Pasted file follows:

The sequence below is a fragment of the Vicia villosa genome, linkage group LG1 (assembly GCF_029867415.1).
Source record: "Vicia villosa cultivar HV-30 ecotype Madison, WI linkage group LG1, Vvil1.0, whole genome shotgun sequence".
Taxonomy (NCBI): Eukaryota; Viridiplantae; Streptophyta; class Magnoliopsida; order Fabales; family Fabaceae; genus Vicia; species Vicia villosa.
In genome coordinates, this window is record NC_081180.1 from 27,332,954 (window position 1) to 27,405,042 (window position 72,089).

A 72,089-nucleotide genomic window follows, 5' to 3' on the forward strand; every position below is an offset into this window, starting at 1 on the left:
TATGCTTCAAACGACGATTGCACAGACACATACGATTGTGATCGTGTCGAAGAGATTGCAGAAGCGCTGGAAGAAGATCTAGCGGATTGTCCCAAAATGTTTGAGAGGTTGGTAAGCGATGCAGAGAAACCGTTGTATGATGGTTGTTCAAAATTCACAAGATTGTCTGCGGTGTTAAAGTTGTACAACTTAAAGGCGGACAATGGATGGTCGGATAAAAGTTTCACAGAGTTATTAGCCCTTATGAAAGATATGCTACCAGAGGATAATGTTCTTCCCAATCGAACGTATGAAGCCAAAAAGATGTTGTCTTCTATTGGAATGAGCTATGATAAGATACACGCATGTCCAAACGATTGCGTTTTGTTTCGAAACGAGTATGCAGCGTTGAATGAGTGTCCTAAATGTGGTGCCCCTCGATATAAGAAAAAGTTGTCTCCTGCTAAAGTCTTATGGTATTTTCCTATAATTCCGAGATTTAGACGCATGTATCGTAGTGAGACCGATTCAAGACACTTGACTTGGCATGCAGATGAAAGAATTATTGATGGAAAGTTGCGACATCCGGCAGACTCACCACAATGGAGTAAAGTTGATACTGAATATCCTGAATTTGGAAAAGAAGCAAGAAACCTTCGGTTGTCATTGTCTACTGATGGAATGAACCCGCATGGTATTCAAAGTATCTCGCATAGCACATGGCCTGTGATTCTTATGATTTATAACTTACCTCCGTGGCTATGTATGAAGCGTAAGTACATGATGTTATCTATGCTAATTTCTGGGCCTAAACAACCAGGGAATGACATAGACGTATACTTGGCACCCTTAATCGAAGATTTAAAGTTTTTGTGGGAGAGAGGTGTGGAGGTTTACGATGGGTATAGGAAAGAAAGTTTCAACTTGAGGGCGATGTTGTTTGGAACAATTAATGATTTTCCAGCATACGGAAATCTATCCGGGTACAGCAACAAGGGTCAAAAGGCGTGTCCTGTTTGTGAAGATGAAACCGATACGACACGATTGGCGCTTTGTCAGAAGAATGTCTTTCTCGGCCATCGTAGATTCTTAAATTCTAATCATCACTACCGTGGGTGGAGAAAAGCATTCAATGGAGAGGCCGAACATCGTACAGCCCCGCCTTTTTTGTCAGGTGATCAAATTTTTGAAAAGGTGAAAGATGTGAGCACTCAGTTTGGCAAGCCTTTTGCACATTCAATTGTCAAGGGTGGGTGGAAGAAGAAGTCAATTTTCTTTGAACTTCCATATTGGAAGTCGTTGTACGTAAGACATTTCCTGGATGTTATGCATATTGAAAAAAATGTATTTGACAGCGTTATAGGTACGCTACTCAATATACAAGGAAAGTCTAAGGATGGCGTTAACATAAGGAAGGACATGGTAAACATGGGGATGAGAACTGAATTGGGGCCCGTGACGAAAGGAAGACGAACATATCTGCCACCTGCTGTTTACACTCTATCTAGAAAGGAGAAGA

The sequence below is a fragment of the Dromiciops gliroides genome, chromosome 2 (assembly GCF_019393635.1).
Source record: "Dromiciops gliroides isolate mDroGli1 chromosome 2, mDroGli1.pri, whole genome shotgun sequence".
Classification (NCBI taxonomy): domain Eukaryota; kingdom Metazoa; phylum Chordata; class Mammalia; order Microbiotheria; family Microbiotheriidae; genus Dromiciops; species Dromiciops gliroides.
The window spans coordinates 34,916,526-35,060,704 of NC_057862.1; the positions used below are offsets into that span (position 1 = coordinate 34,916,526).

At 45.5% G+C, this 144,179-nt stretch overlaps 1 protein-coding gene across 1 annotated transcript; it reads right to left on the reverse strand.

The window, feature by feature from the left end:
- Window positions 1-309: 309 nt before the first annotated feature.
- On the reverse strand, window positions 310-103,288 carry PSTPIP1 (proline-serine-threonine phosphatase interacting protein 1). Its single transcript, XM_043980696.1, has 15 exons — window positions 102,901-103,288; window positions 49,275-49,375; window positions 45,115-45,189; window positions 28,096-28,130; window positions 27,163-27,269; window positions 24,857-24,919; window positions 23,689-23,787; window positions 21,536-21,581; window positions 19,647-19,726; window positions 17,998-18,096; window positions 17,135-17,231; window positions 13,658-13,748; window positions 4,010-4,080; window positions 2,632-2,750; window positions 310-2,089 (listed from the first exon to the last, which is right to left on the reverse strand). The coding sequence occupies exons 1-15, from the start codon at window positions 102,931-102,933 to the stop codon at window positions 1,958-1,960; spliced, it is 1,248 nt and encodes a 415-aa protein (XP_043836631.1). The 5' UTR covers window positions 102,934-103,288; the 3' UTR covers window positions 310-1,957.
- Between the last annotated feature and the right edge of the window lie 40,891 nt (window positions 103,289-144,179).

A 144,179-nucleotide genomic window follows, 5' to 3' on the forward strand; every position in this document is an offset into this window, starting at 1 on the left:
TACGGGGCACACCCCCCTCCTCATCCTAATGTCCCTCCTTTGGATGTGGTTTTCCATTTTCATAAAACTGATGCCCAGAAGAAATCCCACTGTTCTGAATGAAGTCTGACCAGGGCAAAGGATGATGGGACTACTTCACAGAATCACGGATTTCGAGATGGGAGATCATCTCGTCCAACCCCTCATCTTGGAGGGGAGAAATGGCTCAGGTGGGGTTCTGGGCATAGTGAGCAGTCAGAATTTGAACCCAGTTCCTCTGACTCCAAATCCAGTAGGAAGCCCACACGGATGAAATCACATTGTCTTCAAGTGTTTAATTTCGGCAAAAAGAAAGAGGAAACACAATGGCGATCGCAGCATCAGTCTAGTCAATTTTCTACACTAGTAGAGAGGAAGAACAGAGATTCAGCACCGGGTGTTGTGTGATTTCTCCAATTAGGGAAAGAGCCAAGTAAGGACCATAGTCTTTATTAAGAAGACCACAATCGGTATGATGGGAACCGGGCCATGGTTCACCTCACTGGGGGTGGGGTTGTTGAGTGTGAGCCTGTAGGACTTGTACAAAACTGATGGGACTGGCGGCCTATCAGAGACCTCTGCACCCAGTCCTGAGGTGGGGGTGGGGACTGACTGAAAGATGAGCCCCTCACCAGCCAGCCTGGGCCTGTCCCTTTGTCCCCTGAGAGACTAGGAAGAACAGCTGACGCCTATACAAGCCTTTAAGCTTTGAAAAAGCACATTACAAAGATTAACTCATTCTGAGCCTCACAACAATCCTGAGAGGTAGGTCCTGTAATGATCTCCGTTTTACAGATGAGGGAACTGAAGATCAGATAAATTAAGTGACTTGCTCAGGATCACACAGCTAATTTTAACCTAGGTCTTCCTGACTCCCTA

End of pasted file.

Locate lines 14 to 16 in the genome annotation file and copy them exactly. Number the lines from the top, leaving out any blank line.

- On the reverse strand, window positions 310-103,288 carry PSTPIP1 (proline-serine-threonine phosphatase interacting protein 1). Its single transcript, XM_043980696.1, has 15 exons — window positions 102,901-103,288; window positions 49,275-49,375; window positions 45,115-45,189; window positions 28,096-28,130; window positions 27,163-27,269; window positions 24,857-24,919; window positions 23,689-23,787; window positions 21,536-21,581; window positions 19,647-19,726; window positions 17,998-18,096; window positions 17,135-17,231; window positions 13,658-13,748; window positions 4,010-4,080; window positions 2,632-2,750; window positions 310-2,089 (listed from the first exon to the last, which is right to left on the reverse strand). The coding sequence occupies exons 1-15, from the start codon at window positions 102,931-102,933 to the stop codon at window positions 1,958-1,960; spliced, it is 1,248 nt and encodes a 415-aa protein (XP_043836631.1). The 5' UTR covers window positions 102,934-103,288; the 3' UTR covers window positions 310-1,957.
- Between the last annotated feature and the right edge of the window lie 40,891 nt (window positions 103,289-144,179).

A 144,179-nucleotide genomic window follows, 5' to 3' on the forward strand; every position in this document is an offset into this window, starting at 1 on the left: